Opinion: It’s not all about big business, governor
|Published: 07-05-2023 6:00 AM
Eliot Wessler of Whitefield works with a number of grassroots environmental organizations in New Hampshire’s North Country.
The NH Legislature has for several years been debating and voting on a number of bills to update the state’s rules for siting landfills. These rules, administered by NH’s Department of Environmental Services (DES), are a hot mess. They were written not by DES but largely by and for the solid waste industry 30 years ago, with virtually no changes since.
One of the most egregious rules currently on the books requires a setback of only 200 feet between a landfill and a perennial waterbody such as a lake, river, or the seacoast. It’s taken a couple of years but finally most everyone in state government now recognizes this is madness, and at least this setback rule has to change.
A number of bills considered by the NH Legislature would have eliminated the one-size-fits-all 200-foot setback rule in favor of a more rational approach, i.e., a site-specific analysis. Last year such a bill (HB 1454) was approved overwhelmingly on a bipartisan vote in both the House and Senate but it was vetoed by the governor, and the veto sustained in the Senate.
This year an even better bill (HB 56) was approved in the House but was killed in Senate committee on a tie vote. Also considered this year was SB 61, a piece of special interest legislation, pure and simple. It was written by Casella Waste Systems and heavily promoted by Casella’s lobbyists. It’s not a stretch to say that the bill had a single purpose: to grease the skids for Casella to get permits for its proposal to build a huge new landfill in New Hampshire’s North Country, only about 5 miles away from Casella’s NCES landfill.
It’s important to remember that Casella has a checkered record trying to get landfill permits. It failed repeatedly to permit continued expansion at its NCES landfill. And its first application to permit GSL was so ill-conceived it didn’t even pass the laugh test when filed at DES. But Casella wasn’t about to give up. The GSL project represents the potential of $1 billion in revenues, with a large portion coming from Casella’s stated plan to reserve up to half of the GSL landfill capacity for out-of-state trash. Currently, 47% of all trash landfilled in New Hampshire is from out-of-state, and permitting GSL would almost certainly make the situation even worse and put New Hampshire on a glide path to become the solid waste dump for all of New England.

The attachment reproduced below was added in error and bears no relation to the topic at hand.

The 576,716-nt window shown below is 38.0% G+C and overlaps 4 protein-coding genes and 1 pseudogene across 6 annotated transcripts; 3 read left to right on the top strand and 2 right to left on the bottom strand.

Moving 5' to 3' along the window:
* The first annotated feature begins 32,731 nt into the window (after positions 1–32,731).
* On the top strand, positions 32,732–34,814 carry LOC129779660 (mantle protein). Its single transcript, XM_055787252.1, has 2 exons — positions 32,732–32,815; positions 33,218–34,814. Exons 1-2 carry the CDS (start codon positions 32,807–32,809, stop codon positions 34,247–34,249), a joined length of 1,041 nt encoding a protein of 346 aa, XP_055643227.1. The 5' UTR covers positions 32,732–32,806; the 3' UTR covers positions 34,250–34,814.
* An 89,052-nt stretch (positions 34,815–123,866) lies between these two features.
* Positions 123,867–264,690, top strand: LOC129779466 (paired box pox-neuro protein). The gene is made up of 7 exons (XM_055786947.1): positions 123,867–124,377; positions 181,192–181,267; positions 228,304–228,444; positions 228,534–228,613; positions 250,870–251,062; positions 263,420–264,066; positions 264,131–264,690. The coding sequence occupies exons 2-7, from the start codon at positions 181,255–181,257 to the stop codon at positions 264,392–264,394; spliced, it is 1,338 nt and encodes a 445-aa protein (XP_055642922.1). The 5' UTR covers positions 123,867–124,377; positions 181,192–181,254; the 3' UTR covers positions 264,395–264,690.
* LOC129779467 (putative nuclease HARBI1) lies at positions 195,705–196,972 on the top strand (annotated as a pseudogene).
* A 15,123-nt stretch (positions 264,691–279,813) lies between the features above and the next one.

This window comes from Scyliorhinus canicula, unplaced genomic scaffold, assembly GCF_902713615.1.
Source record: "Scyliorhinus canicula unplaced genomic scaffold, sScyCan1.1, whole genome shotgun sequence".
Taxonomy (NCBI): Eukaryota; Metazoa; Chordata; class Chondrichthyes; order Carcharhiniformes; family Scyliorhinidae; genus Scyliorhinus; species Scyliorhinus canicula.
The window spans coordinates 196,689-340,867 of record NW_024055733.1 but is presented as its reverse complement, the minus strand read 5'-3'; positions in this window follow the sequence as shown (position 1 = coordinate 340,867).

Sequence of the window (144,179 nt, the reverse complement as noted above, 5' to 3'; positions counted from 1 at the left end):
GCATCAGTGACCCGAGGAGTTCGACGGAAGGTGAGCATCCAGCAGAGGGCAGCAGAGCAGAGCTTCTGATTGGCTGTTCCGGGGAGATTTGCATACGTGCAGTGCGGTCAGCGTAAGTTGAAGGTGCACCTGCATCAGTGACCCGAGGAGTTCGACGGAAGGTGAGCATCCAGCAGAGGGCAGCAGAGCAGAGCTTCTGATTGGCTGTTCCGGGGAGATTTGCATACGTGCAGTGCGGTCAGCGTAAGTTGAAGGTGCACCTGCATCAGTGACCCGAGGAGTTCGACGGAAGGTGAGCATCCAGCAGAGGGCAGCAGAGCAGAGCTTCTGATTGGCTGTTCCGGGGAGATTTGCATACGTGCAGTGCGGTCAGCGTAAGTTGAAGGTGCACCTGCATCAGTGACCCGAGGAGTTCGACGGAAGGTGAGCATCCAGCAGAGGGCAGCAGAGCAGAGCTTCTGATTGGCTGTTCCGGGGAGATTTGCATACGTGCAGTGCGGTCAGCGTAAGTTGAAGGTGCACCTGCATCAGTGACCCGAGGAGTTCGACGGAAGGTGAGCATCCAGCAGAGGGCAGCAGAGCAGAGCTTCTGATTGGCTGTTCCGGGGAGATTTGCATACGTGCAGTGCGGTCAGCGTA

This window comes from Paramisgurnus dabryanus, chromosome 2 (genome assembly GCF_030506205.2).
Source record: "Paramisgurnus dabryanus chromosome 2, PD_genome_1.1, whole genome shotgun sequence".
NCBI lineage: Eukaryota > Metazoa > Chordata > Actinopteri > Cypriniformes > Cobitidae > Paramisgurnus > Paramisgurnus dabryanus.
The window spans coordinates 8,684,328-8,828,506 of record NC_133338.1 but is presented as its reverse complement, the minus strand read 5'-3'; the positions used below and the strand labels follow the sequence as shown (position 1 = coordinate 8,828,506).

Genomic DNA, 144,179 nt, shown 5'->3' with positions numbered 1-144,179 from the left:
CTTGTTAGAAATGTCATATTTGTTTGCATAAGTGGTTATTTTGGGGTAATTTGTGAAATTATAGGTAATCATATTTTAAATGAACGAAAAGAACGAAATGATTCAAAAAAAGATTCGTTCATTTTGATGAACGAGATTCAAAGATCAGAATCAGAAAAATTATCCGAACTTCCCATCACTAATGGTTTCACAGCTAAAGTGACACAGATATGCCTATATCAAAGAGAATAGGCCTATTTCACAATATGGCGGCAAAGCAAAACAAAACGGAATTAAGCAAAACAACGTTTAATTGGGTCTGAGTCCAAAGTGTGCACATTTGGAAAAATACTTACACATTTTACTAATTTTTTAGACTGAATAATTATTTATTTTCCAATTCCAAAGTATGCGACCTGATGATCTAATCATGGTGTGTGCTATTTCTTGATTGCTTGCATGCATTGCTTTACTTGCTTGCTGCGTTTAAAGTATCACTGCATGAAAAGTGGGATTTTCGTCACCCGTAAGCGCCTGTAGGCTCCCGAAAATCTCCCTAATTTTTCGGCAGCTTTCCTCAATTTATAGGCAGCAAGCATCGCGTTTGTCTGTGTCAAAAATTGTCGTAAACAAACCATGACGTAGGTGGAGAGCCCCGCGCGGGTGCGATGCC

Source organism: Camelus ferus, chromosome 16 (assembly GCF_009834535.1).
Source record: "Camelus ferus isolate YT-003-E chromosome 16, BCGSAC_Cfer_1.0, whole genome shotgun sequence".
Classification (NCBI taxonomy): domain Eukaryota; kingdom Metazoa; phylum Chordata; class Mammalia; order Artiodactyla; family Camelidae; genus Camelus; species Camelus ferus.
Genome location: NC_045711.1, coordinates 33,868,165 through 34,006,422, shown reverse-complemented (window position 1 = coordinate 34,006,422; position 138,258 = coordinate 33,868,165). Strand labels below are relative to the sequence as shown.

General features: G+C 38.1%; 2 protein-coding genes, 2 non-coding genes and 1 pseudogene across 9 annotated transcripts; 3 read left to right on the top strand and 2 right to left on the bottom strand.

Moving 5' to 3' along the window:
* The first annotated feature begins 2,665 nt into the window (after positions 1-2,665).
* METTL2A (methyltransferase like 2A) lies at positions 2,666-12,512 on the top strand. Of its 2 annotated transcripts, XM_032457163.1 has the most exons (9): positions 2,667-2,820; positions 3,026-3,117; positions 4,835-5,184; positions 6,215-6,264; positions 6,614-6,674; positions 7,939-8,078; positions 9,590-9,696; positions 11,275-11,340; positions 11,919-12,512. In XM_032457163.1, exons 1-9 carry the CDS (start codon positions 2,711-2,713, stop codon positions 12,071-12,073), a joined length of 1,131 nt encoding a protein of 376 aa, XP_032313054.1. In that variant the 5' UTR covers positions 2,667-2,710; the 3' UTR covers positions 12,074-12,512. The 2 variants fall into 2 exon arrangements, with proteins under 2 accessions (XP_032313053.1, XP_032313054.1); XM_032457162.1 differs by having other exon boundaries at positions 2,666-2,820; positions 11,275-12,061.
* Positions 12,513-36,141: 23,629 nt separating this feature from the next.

SB 61 has been something of a morality play right from the start, and every morality play has a villain. The villain in this story is clear but surprising. It’s not DES, it’s not the overly complacent and compliant NH Senate, and it’s not even Casella. Like every other big business, Casella was just trying to take advantage of every possible vulnerability in state government to get its sweetheart legislation passed.
No, the villain in this story is Governor Sununu. He was the puppet master doing whatever he could to try to ram the version of SB 61 most favorable to Casella down the throats of DES, the NH Legislature, and ultimately the public. Every time amendments to the bill to make it less one-sided were proposed, the governor threatened to kill the bill. The governor’s position to NH Legislators was clear — it is Casella’s bill, and you can’t make any changes even if they will make the bill fairer, better, or more logically consistent.
Thank goodness, as described in Sruthi Gopalakrishnan’s article in the Concord Monitor (6/29), the NH House told the governor where to get off.
One can only speculate why the governor was so committed to Casella’s bill, and so willing to bully DES and the NH Legislature. At bottom the only answer that makes any sense is that the governor is a confirmed technocrat. It’s hard to think of a big engineering project that he wouldn’t support, no matter the consequences for the environment and the welfare of New Hampshire residents. This is evidenced by the governor’s enthusiastic support of one, the Seabrook nuclear plant, which has been and continues to be a financial burden around the neck of New Hampshire residents. Two, Northern Pass, another ill-conceived project that has been superseded by transmission proposals with far greater benefits and lower costs, and three, now Casella’s GSL landfill.
In any case, SB 61 is now officially dead and the only thing left to do is to dispose of it. The problem is it is too toxic to recycle or compost it. It could be landfilled and then covered up, but then we would have to worry about it leaching out from the bottom of the pit. Maybe it should be just handed back to the governor as a reminder that the health and welfare of New Hampshire residents should come first, way ahead of big business interests that the governor seems so fond of supporting.]]>